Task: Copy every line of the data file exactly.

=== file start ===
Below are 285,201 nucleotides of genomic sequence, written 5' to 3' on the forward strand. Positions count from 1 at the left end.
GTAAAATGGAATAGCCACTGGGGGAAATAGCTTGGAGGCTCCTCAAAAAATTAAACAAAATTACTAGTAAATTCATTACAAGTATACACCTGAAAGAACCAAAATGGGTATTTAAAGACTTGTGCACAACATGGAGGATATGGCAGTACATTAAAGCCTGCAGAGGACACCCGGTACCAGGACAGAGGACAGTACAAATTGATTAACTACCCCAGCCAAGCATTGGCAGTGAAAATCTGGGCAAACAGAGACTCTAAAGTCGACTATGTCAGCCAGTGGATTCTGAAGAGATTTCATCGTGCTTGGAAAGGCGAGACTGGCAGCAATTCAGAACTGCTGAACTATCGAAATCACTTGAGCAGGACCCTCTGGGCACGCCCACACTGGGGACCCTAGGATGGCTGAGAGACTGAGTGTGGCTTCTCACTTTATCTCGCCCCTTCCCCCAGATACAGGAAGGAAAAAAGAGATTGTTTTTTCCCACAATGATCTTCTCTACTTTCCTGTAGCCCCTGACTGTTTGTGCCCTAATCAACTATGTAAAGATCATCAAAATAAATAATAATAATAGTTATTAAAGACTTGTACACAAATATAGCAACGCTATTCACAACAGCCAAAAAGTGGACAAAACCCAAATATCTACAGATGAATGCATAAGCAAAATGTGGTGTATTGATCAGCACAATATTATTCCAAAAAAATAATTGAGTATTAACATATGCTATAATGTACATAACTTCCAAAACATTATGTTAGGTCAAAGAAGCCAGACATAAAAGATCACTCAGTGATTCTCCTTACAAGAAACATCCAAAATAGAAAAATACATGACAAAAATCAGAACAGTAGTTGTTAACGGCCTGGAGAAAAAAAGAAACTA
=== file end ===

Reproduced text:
Below are 285,201 nucleotides of genomic sequence, written 5' to 3' on the forward strand. Positions count from 1 at the left end.
GTAAAATGGAATAGCCACTGGGGGAAATAGCTTGGAGGCTCCTCAAAAAATTAAACAAAATTACTAGTAAATTCATTACAAGTATACACCTGAAAGAACCAAAATGGGTATTTAAAGACTTGTGCACAACATGGAGGATATGGCAGTACATTAAAGCCTGCAGAGGACACCCGGTACCAGGACAGAGGACAGTACAAATTGATTAACTACCCCAGCCAAGCATTGGCAGTGAAAATCTGGGCAAACAGAGACTCTAAAGTCGACTATGTCAGCCAGTGGATTCTGAAGAGATTTCATCGTGCTTGGAAAGGCGAGACTGGCAGCAATTCAGAACTGCTGAACTATCGAAATCACTTGAGCAGGACCCTCTGGGCACGCCCACACTGGGGACCCTAGGATGGCTGAGAGACTGAGTGTGGCTTCTCACTTTATCTCGCCCCTTCCCCCAGATACAGGAAGGAAAAAAGAGATTGTTTTTTCCCACAATGATCTTCTCTACTTTCCTGTAGCCCCTGACTGTTTGTGCCCTAATCAACTATGTAAAGATCATCAAAATAAATAATAATAATAGTTATTAAAGACTTGTACACAAATATAGCAACGCTATTCACAACAGCCAAAAAGTGGACAAAACCCAAATATCTACAGATGAATGCATAAGCAAAATGTGGTGTATTGATCAGCACAATATTATTCCAAAAAAATAATTGAGTATTAACATATGCTATAATGTACATAACTTCCAAAACATTATGTTAGGTCAAAGAAGCCAGACATAAAAGATCACTCAGTGATTCTCCTTACAAGAAACATCCAAAATAGAAAAATACATGACAAAAATCAGAACAGTAGTTGTTAACGGCCTGGAGAAAAAAAGAAACTA